Protection for frontline services in the drive to cut deficit

SO CHRISTMAS is over for another year.

I hope readers had a wonderful day and plans weren’t disrupted too much by the dodgy weather.

At this time of year it’s only natural to look back over the last 12 months and to wonder what 2011 will bring us.

Featuring highly in my thoughts is May’s general election when I was proud to be re-elected to Parliament by the people of Horsham.

The wider election result was historic in that is led to the formation of the Conservative/Liberal Democrat Coalition Government.

My new role as Minister for the Cabinet Office has meant that I’ve played a central role in the Government’s main task – tackling our disastrous budget deficit.

One group of people that have dominated my thoughts and the coalition’s approach, has been public sector workers and it’s undoubtedly true that 2010 has been an unsettling year for many.

In a nutshell, the country has an unsustainable budget deficit, for which public sector workers are in no way to blame.

The deficit was created by mismanagement of the public finances by politicians.

To address it, however, we’re having to reduce public spending.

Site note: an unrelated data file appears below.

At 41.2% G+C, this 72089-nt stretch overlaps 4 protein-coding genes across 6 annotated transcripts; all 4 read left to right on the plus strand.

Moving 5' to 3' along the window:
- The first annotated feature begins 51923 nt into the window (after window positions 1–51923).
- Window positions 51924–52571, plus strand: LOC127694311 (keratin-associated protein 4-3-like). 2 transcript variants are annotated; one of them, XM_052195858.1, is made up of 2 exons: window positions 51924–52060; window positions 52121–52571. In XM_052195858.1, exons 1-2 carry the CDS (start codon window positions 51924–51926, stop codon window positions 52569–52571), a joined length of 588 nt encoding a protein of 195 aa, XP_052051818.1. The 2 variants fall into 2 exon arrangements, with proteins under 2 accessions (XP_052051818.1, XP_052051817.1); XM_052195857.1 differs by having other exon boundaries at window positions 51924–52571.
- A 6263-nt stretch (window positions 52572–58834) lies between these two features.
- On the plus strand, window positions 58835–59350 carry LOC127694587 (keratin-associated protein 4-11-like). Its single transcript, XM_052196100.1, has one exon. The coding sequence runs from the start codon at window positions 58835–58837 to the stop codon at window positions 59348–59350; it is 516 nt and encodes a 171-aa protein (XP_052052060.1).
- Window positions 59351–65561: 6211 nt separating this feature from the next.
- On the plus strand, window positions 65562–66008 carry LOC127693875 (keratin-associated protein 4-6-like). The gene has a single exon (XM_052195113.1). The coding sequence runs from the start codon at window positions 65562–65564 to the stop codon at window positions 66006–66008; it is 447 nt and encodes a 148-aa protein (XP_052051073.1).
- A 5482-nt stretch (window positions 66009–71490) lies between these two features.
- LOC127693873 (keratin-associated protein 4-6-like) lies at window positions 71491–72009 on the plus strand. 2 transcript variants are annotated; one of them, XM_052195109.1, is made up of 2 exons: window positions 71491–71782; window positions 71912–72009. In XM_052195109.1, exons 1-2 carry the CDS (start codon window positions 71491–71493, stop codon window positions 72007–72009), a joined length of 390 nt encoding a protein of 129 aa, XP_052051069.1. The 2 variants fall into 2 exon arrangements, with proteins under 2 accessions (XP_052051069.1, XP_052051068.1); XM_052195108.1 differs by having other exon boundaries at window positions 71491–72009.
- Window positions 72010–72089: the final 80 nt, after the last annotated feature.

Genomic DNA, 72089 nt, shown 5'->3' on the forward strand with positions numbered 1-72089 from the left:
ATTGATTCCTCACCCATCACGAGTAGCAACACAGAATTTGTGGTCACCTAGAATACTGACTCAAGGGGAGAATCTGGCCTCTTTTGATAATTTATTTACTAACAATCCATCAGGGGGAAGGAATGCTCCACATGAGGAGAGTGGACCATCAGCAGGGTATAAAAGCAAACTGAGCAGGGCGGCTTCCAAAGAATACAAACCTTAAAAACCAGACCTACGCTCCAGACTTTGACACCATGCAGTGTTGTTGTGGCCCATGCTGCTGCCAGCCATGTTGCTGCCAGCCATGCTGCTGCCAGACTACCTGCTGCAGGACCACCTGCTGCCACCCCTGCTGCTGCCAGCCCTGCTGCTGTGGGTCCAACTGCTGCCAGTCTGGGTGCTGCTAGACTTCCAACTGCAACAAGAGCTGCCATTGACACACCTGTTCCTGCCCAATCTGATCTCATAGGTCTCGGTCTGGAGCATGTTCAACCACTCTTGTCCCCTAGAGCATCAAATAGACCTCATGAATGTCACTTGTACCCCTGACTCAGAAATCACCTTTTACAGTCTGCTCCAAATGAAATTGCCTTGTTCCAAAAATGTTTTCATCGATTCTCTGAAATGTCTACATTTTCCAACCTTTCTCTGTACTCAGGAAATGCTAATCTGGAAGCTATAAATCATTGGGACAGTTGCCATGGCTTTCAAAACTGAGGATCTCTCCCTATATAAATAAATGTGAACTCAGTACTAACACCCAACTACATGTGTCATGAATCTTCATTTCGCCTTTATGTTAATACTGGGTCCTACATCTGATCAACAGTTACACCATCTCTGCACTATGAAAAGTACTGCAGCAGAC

We’re doing all we can in the first instance to protect public sector jobs and frontline public services by focusing on cutting government’s overhead costs.

Christmas reminds us that every single job lost impacts upon the lives of individuals and their families and we have an absolute obligation to minimise public sector redundancies.

In fact, not tackling the deficit would be the worst thing for jobs in the medium term – across both the public and private sectors.

Our actions on public pay and pensions have also been designed to protect public sector jobs and they’ve been implemented alongside a wide-ranging and in-depth process of cutting the costs of government overheads.

An intended result of our changes is to make public service jobs more fulfilling – by slashing the number of top-down targets, we’re giving freedom back to public sector staff, making them accountable to the people they serve.

We’re also encouraging public sector workers to form new organisation such as mutuals, co-operatives and social enterprises.

Already, several groups of public servants across the country have seized the opportunity to take over the services they deliver.

So, there’s a lot to be done and I’ll keep readers updated throughout 2011.

I’d like to end by wishing everyone a very happy New Year!

FRANCIS MAUDE

MP for Horsham